The Edinburgh magazine, or Literary miscellany

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Page 47 - The spirit, volatile and fiery, is the proper emblem of vivacity and wit ; the acidity of the lemon. will very aptly figure pungency of raillery, and acrimony of censure; sugar is the natural representative of luscious adulation and gentle complaisance ; and water is the proper hieroglyphic of easy prattle, innocent and tasteless.
Page 178 - The winds roared, and the rains fell. The poor white man, faint and weary, came and sat under our tree. He has no mother to bring him milk — no wife to grind his corn.
Page 211 - Upon this the lady gave it him, and told him its many virtues, viz. that it cured all diseases in cattle, and the bite of a mad dog both in man and beast. It is used by dipping the stone in water, which is given to the diseased cattle to drink ; and the person who has been bit, and the wound or part infected, is washed with the water.
Page 175 - Leland unites the man of taste with the man of learning ; and shows himself to have possessed not only a competent knowledge of the Greek language, but that clearness in his own conceptions, and that animation in his feelings, which enabled him to catch the real meaning, and to preserve the genuine spirit of the most perfect orator that Athens ever produced. Through the Dissertation upon Eloquence...
Page 177 - I was weary and dejected, inquired into my situation, which I briefly explained to her; whereupon, with looks of great compassion, she took up my saddle and bridle and told me to follow her.
Page 177 - I was regarded with astonishment and fear, and was obliged to sit all day without victuals in the shade of a tree; and the night threatened to be very uncomfortable, for the wind rose, and there was great appearance of a heavy rain; and the wild beasts are so very numerous in the neighbourhood that I should have been under the necessity of climbing up the tree, and resting among the branches.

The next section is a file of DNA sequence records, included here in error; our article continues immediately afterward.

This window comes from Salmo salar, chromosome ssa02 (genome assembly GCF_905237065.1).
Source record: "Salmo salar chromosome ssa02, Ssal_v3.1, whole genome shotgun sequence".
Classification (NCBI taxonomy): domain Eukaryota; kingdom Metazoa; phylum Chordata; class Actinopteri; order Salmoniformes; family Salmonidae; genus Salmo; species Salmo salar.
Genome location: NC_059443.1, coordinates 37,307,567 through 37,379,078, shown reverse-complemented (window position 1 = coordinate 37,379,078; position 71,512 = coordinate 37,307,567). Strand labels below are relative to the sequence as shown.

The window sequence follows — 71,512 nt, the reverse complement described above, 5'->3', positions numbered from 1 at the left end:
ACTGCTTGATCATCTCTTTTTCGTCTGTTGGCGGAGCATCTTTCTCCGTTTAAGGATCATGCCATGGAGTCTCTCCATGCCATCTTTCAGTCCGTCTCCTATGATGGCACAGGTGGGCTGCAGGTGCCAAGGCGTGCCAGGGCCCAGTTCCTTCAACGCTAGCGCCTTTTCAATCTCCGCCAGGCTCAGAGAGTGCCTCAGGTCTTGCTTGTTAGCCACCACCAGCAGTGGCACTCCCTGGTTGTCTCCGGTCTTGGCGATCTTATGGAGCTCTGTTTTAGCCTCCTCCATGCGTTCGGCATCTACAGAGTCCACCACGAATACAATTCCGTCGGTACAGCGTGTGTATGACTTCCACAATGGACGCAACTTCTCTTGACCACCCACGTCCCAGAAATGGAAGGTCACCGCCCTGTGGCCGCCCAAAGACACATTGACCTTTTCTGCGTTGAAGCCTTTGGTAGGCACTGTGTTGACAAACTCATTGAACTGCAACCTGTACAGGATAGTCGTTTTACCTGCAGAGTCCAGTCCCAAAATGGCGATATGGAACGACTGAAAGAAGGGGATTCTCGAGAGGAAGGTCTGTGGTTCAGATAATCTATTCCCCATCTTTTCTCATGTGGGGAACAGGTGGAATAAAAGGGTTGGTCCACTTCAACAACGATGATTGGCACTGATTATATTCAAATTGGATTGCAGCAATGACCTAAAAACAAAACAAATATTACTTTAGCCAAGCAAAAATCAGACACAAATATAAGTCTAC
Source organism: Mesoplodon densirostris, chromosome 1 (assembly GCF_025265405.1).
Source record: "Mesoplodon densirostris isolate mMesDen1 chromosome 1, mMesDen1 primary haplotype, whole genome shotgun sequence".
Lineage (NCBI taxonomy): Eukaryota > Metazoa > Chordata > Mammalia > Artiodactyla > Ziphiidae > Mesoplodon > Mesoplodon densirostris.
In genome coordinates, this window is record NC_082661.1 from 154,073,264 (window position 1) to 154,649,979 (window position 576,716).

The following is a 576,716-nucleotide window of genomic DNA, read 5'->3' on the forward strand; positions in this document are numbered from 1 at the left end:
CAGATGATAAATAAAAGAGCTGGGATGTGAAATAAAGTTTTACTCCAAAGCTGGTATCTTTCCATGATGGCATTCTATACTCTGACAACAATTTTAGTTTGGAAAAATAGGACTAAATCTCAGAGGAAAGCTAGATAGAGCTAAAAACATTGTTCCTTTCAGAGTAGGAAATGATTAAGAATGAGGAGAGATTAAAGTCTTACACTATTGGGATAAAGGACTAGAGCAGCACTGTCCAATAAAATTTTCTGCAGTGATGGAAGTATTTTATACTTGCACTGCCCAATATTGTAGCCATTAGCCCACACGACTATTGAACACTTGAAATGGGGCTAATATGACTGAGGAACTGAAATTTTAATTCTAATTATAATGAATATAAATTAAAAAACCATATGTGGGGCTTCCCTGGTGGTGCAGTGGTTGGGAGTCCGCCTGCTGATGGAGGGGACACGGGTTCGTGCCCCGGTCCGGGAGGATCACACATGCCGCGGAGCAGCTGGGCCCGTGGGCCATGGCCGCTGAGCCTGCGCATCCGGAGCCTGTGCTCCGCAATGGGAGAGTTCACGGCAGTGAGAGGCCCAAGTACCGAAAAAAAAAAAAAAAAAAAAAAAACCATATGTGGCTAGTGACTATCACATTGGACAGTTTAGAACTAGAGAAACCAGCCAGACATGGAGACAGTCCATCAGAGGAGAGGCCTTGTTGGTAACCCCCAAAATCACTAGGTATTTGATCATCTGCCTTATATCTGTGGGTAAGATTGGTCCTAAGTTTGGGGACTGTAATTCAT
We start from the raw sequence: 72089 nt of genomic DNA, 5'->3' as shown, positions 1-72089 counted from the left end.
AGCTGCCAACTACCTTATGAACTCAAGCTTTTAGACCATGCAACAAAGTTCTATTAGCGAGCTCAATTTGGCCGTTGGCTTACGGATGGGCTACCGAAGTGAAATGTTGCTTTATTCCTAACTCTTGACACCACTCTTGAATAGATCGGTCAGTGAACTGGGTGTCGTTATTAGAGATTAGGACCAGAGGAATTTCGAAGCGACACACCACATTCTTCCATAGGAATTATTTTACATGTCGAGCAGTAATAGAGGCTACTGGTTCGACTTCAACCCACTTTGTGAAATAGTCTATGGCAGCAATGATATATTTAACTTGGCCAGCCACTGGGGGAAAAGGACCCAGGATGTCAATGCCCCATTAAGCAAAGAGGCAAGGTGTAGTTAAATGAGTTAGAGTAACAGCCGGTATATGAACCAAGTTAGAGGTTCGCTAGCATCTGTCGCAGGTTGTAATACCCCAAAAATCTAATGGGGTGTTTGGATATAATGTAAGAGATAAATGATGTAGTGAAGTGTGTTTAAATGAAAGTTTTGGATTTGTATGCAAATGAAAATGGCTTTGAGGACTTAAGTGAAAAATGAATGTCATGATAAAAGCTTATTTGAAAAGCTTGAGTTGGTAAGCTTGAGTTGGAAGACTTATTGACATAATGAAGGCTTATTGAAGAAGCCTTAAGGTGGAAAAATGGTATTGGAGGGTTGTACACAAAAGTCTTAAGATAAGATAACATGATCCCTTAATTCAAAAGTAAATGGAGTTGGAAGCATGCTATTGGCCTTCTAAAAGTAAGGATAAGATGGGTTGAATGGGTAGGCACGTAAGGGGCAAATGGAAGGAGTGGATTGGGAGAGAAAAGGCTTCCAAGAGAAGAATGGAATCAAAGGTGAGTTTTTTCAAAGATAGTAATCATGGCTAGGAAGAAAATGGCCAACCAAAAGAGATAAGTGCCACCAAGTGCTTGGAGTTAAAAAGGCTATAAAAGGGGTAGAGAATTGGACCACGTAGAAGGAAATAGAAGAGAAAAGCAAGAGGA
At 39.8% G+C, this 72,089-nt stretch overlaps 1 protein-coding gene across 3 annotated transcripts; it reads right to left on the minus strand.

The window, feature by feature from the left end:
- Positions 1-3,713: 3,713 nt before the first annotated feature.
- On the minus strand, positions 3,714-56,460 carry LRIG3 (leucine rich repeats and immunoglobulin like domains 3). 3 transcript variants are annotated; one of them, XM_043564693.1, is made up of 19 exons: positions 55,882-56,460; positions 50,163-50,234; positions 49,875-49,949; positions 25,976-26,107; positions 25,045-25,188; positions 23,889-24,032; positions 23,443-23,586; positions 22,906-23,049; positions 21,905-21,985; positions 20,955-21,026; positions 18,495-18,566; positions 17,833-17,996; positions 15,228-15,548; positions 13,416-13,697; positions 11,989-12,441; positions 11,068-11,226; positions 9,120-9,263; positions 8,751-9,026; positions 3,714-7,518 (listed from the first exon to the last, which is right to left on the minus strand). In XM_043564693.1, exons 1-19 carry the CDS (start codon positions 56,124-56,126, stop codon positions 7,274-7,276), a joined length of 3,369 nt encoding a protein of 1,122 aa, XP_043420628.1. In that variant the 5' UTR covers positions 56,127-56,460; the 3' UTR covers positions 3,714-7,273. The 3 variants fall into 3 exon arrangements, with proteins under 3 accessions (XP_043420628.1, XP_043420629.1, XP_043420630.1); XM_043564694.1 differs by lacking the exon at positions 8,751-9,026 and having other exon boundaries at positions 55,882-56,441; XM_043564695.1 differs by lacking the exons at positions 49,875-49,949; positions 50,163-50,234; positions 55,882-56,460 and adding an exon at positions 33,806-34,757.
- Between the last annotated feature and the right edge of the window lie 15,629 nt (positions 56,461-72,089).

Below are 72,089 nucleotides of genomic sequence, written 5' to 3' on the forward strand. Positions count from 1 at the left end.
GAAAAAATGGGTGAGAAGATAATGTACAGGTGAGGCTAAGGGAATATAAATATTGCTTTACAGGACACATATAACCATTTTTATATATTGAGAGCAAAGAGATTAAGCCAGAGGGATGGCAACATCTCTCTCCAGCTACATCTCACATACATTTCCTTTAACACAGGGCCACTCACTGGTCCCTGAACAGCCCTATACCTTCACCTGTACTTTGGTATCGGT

Page 292 - I mention this to show from what trifling circumstances the mind will sometimes derive consolation; for though the whole plant was not larger than the top of one of my fingers, I could not contemplate the delicate conformation of its roots, leaves, and capsula without admiration. Can that Being (thought I) who planted, watered, and brought to perfection, in this obscure part of the world, a thing which appears of so small importance, look with unconcern upon the situation and sufferings of creatures...
Page 177 - He therefore advised me to lodge at a distant village, to which he pointed, for the night; and said that in the morning he would give me further instructions how to conduct myself. This was very discouraging. However, as there was no remedy, I set off for the village; where I found, to my great mortification, that no person would admit me into his house.
Page 250 - Every morning we saw these audacious animals patrolling about among the sea-lions and sea-bears lying on the strand, smelling at such as were asleep, to discover whether some one of them might not be dead...
Page 176 - I found myself stretched upon the sand with the bridle still in my hand, and the sun just sinking behind the trees. I now summoned all my resolution, and determined to make another effort to prolong my existence. And as the evening was somewhat cool, I resolved to travel as far as my limbs would carry me, in hopes of reaching (my only resource) a wateringplace.

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